A unilateral or even bilateral de-escalation of nukes was tried by the super powers also. How did that help them?
    China does not claim more than 200 odd nukes, nor does it formally threaten us with tactical nukes at Indian border. Do we derive ‘comfortable’ from that ambiguity? Does South Korea have any confidence in North Korea about nuke matters.

    Now if we actually do away with this mutual/unilateral nuclear detente, as a pre-requisite, then my guess is that the conventional detente holds even lesser promise.

    Let me give you a small thought exercise first – Something you have already done often enough but then revision does not hurt. Here goes:
    A lot of Hindus pretty much hate Islam and Pakis but that still does not ends up as a Hindu Fidayeen attack on Pakis. A lot of Pakis actually would love Indians and even Hinduism but that still does not stop them from creating Jihadis and generally being double-faced about that.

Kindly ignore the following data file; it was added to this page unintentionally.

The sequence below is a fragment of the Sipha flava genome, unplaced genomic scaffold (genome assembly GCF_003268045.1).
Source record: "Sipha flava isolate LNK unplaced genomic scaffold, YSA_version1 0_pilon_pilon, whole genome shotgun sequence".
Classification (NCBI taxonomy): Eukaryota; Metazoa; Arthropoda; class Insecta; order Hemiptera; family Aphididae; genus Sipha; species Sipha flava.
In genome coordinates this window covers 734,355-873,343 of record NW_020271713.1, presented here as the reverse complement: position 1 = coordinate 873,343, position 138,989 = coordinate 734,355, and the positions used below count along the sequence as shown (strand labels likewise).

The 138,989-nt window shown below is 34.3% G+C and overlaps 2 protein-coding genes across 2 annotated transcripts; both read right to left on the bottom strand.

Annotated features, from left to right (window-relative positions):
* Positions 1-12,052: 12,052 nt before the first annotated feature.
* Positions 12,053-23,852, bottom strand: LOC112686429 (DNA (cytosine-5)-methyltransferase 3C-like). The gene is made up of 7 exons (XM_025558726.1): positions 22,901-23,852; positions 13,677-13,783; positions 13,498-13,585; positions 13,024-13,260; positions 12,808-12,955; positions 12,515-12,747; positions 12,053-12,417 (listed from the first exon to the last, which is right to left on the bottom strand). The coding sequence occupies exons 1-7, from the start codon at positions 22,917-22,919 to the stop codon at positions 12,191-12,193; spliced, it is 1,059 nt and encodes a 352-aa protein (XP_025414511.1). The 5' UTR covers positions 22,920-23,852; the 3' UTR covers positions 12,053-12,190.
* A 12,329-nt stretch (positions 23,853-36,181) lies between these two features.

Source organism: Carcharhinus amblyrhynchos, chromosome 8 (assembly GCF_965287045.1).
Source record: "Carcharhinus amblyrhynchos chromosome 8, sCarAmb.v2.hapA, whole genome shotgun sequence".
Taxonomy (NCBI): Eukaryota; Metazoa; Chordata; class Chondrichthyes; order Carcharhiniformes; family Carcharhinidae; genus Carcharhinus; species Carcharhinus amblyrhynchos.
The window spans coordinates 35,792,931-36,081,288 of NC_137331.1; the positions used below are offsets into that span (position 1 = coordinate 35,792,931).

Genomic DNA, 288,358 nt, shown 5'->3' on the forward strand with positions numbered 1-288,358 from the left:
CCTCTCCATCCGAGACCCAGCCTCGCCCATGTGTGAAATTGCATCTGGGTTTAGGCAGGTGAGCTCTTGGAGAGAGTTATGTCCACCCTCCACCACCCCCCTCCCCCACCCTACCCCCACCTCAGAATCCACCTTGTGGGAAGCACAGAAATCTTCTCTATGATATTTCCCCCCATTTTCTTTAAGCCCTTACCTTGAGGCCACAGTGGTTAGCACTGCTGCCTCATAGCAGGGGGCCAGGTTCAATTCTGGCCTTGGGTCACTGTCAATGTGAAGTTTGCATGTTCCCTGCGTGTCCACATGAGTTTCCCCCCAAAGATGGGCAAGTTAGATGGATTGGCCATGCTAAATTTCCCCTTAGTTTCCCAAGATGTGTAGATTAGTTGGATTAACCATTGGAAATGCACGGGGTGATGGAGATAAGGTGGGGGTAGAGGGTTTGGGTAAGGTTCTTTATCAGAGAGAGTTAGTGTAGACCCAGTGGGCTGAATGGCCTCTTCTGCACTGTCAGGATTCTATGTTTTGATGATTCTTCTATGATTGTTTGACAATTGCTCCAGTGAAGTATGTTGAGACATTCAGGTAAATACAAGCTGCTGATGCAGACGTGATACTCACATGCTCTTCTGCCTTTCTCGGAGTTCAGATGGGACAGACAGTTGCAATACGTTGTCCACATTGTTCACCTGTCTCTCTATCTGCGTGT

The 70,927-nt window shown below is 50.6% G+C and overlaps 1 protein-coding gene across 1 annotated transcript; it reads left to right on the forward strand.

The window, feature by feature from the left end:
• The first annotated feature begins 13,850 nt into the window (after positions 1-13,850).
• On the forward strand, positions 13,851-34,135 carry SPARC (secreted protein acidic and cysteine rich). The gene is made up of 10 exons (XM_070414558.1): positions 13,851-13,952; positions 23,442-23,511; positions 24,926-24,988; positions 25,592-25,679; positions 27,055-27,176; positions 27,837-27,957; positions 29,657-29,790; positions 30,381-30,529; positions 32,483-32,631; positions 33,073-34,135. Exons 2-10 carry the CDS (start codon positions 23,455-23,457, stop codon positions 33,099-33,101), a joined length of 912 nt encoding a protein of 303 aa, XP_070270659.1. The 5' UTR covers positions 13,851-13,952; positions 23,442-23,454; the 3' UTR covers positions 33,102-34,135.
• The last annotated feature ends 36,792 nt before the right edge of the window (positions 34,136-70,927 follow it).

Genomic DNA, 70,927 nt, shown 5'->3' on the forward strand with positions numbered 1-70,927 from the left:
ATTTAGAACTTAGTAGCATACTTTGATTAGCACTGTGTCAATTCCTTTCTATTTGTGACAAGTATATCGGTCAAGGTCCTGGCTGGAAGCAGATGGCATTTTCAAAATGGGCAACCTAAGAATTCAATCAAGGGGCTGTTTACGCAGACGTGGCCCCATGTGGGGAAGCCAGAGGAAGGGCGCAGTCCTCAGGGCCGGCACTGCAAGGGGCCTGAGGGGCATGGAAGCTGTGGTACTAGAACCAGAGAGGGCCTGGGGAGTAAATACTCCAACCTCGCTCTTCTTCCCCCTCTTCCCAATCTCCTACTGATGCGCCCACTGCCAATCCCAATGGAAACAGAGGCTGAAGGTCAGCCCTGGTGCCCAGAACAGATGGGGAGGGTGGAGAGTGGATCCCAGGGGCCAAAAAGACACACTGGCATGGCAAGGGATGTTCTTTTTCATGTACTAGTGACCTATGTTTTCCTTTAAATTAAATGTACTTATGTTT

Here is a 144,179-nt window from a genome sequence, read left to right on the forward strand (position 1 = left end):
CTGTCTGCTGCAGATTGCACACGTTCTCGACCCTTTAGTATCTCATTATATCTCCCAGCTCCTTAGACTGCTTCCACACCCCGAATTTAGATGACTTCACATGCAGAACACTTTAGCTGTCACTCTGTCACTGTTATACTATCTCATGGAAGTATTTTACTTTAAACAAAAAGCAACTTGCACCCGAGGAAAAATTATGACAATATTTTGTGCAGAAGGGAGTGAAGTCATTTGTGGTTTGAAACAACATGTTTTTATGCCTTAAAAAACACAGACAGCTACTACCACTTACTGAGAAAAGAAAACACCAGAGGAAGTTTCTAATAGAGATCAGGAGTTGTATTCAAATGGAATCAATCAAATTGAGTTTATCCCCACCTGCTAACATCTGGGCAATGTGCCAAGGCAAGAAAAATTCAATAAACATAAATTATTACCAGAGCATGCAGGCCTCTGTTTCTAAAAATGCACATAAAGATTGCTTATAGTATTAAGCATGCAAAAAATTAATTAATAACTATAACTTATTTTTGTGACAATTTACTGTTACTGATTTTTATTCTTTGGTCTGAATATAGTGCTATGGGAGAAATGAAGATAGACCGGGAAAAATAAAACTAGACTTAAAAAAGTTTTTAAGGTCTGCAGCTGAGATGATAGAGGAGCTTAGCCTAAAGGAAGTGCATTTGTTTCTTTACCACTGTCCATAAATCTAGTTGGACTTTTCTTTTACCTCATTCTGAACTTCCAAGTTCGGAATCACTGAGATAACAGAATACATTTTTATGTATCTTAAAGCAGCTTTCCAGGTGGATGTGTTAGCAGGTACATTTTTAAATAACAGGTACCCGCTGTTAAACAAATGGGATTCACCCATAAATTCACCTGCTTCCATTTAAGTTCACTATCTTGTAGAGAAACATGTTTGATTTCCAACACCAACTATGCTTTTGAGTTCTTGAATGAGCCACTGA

My take is that there is a fundamental difference in the world view that simply cannot be reconciled – Ever. Sur and Asur competition, is what it is.

    Pakis do not actually need Jihadis to militarily take on India but still they persist with these Jihadis/Fidayeens. They have, after due consideration, decided to hold their military strategy, hostage to their asymetric warfare strategy. And if this ulti-ganga is allowed to run its normal course then they will be forced to hold their other national goals (say economic goals), a hostage, to their, by now, lopsided military strategy. There is an vi-yog (a special vakri yog) in what they are doing. It will not stand for long to begin with. True terrorism can only works when the terroist lives among the terrorised, but Pakis or their Jihadis do not live among Indians – they infiltrate only because they do not live among the Indians. Not among the Indian Muslims (broadly speaking) and absolutely certainly not among Indian Hindus (except for a token presence of closet Islamists in MSM+). Even if they keep at it forever, they will end with far worse consequences of this un-natural stratezing (vi-yog) than what they will be able to impose on us.